In an effort to loose weight quickly a lot of people will resort to eating a low carb, high fat diet. As mentioned before this is not a quick fix and if not sustained can actually make the situation worse. Also, paying attention to the kinds of fats you eat is important.
When we eat foods high in fat, particularly saturated and trans fats, it can lead to the accumulation of fatty acids in the bloodstream, which can interfere with insulin signaling and contribute to insulin resistance.
On the other hand, consuming healthy fats, such as those found in nuts, seeds, fatty fish, and plant-based oils, can help improve insulin sensitivity and reduce the risk of developing insulin resistance and type 2 diabetes.
If you are insulin resistant and want to gradually increase your carbohydrate intake, one approach that is often recommended is to start with low-glycemic index carbohydrates, such as non-starchy vegetables, whole grains, legumes, and fruits, and gradually increase the portion size and frequency over time. This approach can help prevent blood sugar spikes and minimize the risk of worsening insulin resistance.
It’s also important to consider the timing and distribution of carbohydrates throughout the day. Eating smaller, more frequent meals that include a balance of macronutrients (carbohydrates, protein, and fat) can help improve insulin sensitivity and reduce the risk of blood sugar spikes.
If you’re not sure if you are insulin resistant or not know that insulin resistance often develops slowly over time and may not have any noticeable symptoms in the early stages. However, some signs and symptoms that may indicate insulin resistance include:
- Feeling tired or fatigued after meals
- Increased hunger or cravings for sugary foods
- Difficulty losing weight or weight gain around the waistline
- High blood pressure
- High triglyceride levels
- Low HDL (“good”) cholesterol levels
- Darkened skin patches, especially around the neck, armpits, or groin
- Polycystic ovary syndrome (PCOS) in women
If you are experiencing any of these symptoms or have risk factors for insulin resistance, such as being overweight or obese, having a family history of type 2 diabetes, or leading a sedentary lifestyle, it’s important to talk to your healthcare provider. They can order blood tests, such as a fasting blood glucose test or an A1c test, to check your blood sugar and insulin levels and determine if you have insulin resistance or are at risk for developing type 2 diabetes.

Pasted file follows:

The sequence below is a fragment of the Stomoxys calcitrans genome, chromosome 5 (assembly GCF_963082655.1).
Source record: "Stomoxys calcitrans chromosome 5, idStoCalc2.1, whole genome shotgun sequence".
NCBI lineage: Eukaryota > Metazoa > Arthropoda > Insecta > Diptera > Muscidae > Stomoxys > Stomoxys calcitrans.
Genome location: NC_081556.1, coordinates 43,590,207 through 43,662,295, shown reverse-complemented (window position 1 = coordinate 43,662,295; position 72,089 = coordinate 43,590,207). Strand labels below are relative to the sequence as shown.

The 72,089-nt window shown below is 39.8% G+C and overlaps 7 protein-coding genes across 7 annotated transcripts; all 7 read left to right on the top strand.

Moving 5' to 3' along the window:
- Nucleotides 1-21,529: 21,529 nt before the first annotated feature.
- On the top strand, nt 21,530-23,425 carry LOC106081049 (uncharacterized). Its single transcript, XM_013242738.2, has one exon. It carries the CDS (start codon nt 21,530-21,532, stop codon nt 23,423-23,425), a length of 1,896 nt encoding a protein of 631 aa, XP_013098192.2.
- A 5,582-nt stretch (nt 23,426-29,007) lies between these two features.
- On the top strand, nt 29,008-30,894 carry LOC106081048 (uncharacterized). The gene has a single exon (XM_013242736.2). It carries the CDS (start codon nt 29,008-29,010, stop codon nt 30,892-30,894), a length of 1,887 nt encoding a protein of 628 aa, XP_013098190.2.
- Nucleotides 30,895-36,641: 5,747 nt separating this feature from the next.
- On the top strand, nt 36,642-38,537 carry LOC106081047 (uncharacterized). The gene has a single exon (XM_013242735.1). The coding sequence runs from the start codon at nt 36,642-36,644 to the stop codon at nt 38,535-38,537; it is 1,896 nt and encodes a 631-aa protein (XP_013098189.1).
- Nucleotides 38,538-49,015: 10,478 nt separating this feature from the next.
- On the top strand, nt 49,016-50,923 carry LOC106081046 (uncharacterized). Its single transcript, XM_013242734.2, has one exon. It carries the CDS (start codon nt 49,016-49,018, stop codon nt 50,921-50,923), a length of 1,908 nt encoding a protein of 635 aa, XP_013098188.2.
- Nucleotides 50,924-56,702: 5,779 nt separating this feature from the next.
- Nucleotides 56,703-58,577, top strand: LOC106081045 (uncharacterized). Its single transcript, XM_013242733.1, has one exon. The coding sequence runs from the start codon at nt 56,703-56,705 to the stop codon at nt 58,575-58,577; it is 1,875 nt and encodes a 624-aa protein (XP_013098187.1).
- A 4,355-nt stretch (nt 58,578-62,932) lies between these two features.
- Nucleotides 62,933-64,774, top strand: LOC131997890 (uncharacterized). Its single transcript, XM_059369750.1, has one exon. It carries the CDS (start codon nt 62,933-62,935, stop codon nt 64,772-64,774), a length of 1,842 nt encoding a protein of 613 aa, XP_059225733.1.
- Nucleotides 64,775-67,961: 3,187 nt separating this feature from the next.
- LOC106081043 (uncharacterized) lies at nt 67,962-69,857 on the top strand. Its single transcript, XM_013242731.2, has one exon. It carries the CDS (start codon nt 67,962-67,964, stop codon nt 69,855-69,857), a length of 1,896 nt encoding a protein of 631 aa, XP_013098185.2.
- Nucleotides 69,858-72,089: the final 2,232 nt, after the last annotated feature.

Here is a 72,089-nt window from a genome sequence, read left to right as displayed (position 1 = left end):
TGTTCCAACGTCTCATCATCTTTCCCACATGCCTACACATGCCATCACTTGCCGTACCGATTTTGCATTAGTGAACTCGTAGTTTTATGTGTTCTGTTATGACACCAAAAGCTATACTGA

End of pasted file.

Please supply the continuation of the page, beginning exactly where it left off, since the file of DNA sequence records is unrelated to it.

Who among us isn’t stressed? Well, guess what? Chronic stress can affect insulin resistance. Stress triggers the release of hormones, such as cortisol and adrenaline, which can increase blood sugar levels and insulin resistance over time. When cortisol levels are consistently high, it can lead to insulin resistance and increase the risk of developing type 2 diabetes.
What about those of you who are working your butt off in the gym only your butt or maybe gut aren’t going anywhere? Over-exercising or intense exercise can also lead to physical stress, which can worsen insulin resistance in some cases. When you engage in intense exercise, it can increase cortisol levels and trigger an inflammatory response, which can make the body more resistant to insulin.
Additionally, over-exercising can cause physical fatigue, which can lead to poor sleep quality, and subsequently increase cortisol levels, which can worsen insulin resistance. This is especially true if the exercise regimen is not balanced with adequate rest and recovery time…Refer to my blog on Rest! My point here, STOP killing yourself in the gym if this is you! Trust me! I learned this the hard way.
Here’s a recipe for a hearty dinner that is great for someone who has insulin resistance:
Garlic Herb Roasted Turkey Breast with Roasted Vegetables:
- 1 bone-in turkey breast (about 2-3 pounds)
- 2 tablespoons olive oil
- 1 tablespoon chopped fresh herbs (such as rosemary, thyme, and sage)
- 3 cloves garlic, minced
- Salt and pepper, to taste
- 1 large sweet potato, peeled and cubed
- 2 cups Brussels sprouts, trimmed and halved
- 1 red onion, cut into wedges
- 2 tablespoons balsamic vinegar
- 1 tablespoon honey
- 1 tablespoon Dijon mustard
- Preheat the oven to 375°F.
- In a small bowl, mix together the olive oil, herbs, garlic, salt, and pepper. Rub the mixture all over the turkey breast.
- Place the turkey breast in a baking dish and roast for about 60-75 minutes, or until the internal temperature reaches 165°F.
- In a separate baking dish, toss together the sweet potato, Brussels sprouts, and red onion with olive oil, salt, and pepper. Roast for 25-30 minutes, or until tender and caramelized.
- In a small bowl, whisk together the balsamic vinegar, honey, and Dijon mustard.
- Serve the roasted turkey breast with the roasted vegetables and drizzle with the balsamic-honey glaze.